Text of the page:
Leap is in no way offering legal advice nor protection from potential EU GDPR penalties. This document represents Leap’s suggested guidance regarding potential steps to be taken in pursuit of compliance. Ultimately, your legal teams should be consulted regarding full compliance and risk mitigation.
Over the past month, there’s a reason every company you subscribe to has sent an email with the same subject line: “We’ve Updated our Terms and Conditions.”
In 2016, the EU voted and realized the data they’re providing the internet is significant and personal. The majority vote decided their information, which was used by companies online but unclear as to how exactly, was theirs to control. So in 2016, the EU adopted the General Data Protection Plan, replacing the 1995 Data Protection Directive, according to the European Data Protection Supervisor. The new GDPR plan went live on May 25, 2018.
Companies claim they use personal information to serve better, more targeted content to their audience. But customers in the EU don’t trust exactly how their information – emails, documents, billing information, addresses, social media posts, etc. – are stored and used.
Though shadowing Brexit news, this new regulation actually had nothing to do with the new law and will not impact UK compliance until 2019.
Breaking Down the Changes
Under the GDPR, consumers in the EU have more control over their data. They now have the right to:
- Opt-out of any and all website and third-party tracking
- Opt-out of any all marketing lists and activity
- Request to see their information currently stored by companies
- Request to have their data ported to another company
- Request to remove all identifying records
- Be able to clearly understand how and why their data is being used by companies
- Be able to give consent only if over a certain age – under GDPR, the default age at which this happens is 16, but the regulation allows member states to adjust that limit to anywhere between 13 and 16.
- Be notified, within 72 hours of a company becoming aware, if there has been a data breach that compromises their information.
Hearing this is only taking place for EU customers, brands in the US may believe they’re exempt from complying. Technically, the law is directed at any company that:
- Has business locations in the EU
- Sells products or services in the EU
- Targeted for marketing and/or advertising that includes the EU
- Companies larger than 250 employees.
Taking a deeper look at analytics, though, may show customers in the EU are indeed visiting both publisher and CPG websites. Basically, if you have customers, you must comply. Hence the emails from every organization on the internet.
If you Break the Rules
Not complying results in pretty hefty fines. At this time, enforcement in the US is uncertain. But penalties in the EU are stiff.
At a Lower Level:
Up to €10 million, or 2% of the worldwide annual revenue of the prior financial year, whichever is higher, shall be issued for infringements of:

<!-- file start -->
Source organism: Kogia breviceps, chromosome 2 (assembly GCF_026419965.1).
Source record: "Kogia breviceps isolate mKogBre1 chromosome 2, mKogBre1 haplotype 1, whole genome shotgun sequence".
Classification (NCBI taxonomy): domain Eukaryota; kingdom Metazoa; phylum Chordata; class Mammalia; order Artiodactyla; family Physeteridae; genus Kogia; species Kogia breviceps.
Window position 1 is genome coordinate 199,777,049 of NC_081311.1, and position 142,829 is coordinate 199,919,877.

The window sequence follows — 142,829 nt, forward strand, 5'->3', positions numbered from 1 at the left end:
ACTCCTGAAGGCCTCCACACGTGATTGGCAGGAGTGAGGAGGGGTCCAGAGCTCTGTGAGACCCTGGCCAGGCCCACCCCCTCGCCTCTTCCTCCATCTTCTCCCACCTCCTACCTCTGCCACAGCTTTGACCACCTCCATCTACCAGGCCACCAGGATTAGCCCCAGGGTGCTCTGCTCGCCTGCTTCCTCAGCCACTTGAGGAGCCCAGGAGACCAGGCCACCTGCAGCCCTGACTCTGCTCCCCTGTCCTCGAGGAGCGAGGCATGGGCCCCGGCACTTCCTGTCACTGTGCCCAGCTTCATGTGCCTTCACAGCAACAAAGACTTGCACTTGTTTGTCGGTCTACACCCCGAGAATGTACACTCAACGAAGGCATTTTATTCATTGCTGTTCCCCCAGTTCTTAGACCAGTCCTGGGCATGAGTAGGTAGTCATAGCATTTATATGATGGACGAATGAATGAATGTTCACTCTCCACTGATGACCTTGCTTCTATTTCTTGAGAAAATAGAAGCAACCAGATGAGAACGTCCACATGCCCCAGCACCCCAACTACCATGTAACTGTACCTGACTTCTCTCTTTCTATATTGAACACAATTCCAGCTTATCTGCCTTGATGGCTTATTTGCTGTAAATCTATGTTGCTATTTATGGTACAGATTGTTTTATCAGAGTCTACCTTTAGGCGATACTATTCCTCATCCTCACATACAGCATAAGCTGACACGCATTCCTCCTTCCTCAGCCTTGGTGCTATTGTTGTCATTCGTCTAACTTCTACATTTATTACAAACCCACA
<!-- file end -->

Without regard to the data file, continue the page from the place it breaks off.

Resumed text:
- Controllers and processors under Articles 8, 11, 25-39, 42, 43
- Certification body under Articles 42, 43
- Monitoring body under Article 41(4)
At an Upper Level:
Up to €20 million, or 4% of the worldwide annual revenue of the prior financial year, whichever is higher, shall be issued for infringements of:
- The basic principles for processing, including conditions for consent, under Articles 5, 6, 7, and 9
- The data subjects’ rights under Articles 12-22
- The transfer of personal data to a recipient in a third country or an international organization under Articles 44-49
- Any obligations pursuant to Member State law adopted under Chapter IX
- Any non-compliance with an order by a supervisory authority (83.6)
How To Continue Marketing
Where brands used to drive the internet, they are now taking a passenger seat to consumers. Which changes marketing tactics amongst brands. With less information, targeted content will not be as precise.
According to SuperOffice, in order to sign up for digital communications – which requires an exchange of their data – prospects will have to fill out a form, check a box to confirm they want to share their personal data, then confirm in a follow-up email. All this effort because, in a case a consumer fights they allowed their data to be shared, organizations must prove consent was given.
Even further, if an organization purchases marketing lists (of course, we’re not asking to admit you do this) it is the responsibility of the organization that bought the list to obtain proper consent.
Of course, this sounds like marketing will never be the same again. Steve MacDonald, author for SuperOffice, argues there’s no real reason to worry. “Sure, GDPR does sound intimidating and the fines issued by the ICO are enough to make you rethink your entire marketing strategy. But, in reality, this new legislation isn’t a set-back. In fact, it’s a great opportunity for you to do what marketers do best – that is create targeted marketing campaigns with people that are engaged with your brand,” said MacDonald.
He claims by gaining consent, which should not be difficult if an organization is transparent and honest with its customers, it’s actually an opportunity for marketers to target better than before GPR laws. Additionally, by providing yes or no options to customers, in terms of what pieces of data they want to share, you can best determine what each person is really interested in.
Our own president was up into the wee hours of the morning the weeks before May 25. After all, Leap Group constantly touts our expertise in targeted campaigns. This certainly changes the way data is being collected, but doesn’t have to change an entire business strategy.
For a complete GDPR compliance guide, please email firstname.lastname@example.org